This is the ECHO’s lead story this month.
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Alderson House in Bridlington is earmarked for closure as part of a cost cutting exercise by the National Royal British Legion.
Staff were informed of the shock closure just over a week after Remembrance Sunday, with the national RBL stating that the money saved would be spent on other services such as welfare provision.
The Alderson House centre has 25 bedrooms, which include family rooms, and provides free holidays for both serving armed forces members and veterans along with their families. Guests can also participate in trips to local tourist attractions.
There has been angry reaction locally to the plans, with one Navy veteran vowing to fight the proposed closure.
Royal Naval Association veteran Mike Rubery said: “I urge those who can help to fight the plans. If we don’t let the national RBL and their representatives know how disappointed we feel then the proposal for closure will go ahead unopposed.”
Around forty full and part-time staff work at the South Marine Drive centre in Bridlington, with dozens more volunteering to help with activities and fundraising.
The ECHO has spoken to the National RBL and has asked eight questions relating to the proposed closure.
After a 22-month ECHO appeal to fund a specially adapted minibus for Alderson House, a grand total of £75,000 was raised with plans in place for the vehicle to be delivered to the centre next year. At present the national RBL are seeking legal advice in regard to the funds raised.
The Royal British Legion Alderson House on South Marine Drive in Bridlington is set to close permanently.
In a statement from RBL Headquarters, a spokesperson has said that a strategic review was underway, with a plan for more personalised case work with external specialist and localised organisations.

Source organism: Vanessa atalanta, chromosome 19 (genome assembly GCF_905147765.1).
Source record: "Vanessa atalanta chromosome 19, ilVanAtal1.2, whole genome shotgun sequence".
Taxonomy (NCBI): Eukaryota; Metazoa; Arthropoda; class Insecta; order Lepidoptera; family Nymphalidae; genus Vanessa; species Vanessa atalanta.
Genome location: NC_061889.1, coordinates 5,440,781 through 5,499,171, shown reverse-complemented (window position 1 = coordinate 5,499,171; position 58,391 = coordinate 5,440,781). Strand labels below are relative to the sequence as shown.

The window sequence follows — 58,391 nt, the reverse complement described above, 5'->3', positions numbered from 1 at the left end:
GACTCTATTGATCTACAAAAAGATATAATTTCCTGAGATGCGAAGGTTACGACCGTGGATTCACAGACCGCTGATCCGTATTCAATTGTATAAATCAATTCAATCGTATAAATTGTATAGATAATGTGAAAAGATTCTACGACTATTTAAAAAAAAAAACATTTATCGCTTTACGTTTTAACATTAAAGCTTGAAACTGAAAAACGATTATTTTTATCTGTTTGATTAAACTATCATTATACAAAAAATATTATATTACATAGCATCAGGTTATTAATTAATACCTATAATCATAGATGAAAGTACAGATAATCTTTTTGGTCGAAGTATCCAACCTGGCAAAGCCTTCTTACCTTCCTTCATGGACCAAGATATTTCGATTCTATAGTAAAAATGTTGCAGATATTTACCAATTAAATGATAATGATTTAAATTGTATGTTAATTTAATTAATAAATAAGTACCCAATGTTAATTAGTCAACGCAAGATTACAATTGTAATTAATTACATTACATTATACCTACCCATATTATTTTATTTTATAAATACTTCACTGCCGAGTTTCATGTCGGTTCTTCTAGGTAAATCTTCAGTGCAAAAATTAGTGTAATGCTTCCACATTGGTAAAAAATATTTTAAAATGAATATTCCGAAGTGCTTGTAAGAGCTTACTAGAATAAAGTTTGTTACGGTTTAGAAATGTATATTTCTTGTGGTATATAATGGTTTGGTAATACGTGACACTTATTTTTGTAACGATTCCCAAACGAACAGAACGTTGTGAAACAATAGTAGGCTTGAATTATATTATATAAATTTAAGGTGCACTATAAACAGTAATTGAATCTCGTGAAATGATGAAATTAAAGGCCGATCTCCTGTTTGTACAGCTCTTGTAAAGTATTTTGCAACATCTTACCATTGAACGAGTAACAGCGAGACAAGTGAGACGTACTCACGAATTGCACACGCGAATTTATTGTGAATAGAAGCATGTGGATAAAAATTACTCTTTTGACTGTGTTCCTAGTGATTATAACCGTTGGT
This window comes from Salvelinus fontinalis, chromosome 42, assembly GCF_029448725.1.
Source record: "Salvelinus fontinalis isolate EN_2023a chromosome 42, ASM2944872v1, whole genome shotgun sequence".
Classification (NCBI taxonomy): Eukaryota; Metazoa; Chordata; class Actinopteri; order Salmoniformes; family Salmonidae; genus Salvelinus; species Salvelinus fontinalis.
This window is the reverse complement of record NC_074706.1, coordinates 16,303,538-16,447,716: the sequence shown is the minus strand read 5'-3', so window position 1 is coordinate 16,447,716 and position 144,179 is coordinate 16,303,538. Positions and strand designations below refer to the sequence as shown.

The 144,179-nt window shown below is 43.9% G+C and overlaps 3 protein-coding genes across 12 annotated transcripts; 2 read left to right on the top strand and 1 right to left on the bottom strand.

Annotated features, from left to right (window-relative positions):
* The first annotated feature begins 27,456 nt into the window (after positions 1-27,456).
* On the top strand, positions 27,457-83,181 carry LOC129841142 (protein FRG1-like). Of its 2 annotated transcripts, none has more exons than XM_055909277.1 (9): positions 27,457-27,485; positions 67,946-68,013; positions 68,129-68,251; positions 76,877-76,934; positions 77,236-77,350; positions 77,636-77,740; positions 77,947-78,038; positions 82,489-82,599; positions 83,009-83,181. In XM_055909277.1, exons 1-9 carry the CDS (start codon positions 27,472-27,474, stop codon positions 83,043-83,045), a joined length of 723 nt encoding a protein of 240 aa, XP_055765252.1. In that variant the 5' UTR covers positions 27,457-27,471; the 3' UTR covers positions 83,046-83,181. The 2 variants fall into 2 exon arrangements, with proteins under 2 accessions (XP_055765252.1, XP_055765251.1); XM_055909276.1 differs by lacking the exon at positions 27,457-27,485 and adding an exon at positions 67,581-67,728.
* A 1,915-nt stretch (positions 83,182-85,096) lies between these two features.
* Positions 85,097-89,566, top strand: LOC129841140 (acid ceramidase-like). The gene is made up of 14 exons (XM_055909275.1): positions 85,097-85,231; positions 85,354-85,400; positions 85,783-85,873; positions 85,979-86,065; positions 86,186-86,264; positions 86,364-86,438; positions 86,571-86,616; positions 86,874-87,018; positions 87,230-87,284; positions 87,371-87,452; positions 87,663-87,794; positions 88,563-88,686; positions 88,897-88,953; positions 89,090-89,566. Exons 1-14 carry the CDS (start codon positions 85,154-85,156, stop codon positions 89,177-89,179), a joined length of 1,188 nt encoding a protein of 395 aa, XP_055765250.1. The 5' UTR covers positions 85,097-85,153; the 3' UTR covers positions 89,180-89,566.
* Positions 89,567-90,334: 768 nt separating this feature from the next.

The Legion is now consulting with staff members about proposals on closing a total of four Break Centres, which include Alderson House in Bridlington, and discontinuing their home maintenance ‘Handy Van’ service. It is understood that forty full and part time staff are employed the Centre in Bridlington and they were informed during a meeting of the proposed closure on 19th November.
Martin Jolly, Chairman of the Royal British Legion, said: “It’s a sad day for the beneficiaries and all the staff at Alderson House. It’s a great facility and has been beneficial for thousands and is a focal point for the town.”
Alderson House has been a permanent fixture in the town for decades, with thousands of military veterans and their families enjoying breaks at centre.
The ECHO recently raised over £75,000 to help pay for a specially adapted minibus for Alderson House. Money was donated from events held in and around the town over a 22-month period with hundreds of people embracing the appeal. It was understood that a mini-bus would be purchased with the proceeds early next year. At this stage it is not known what will happen with these specifically donated funds and the National Royal British Legion are seeking legal advice on how to proceed.
Below is part of the statement from the RBL in London.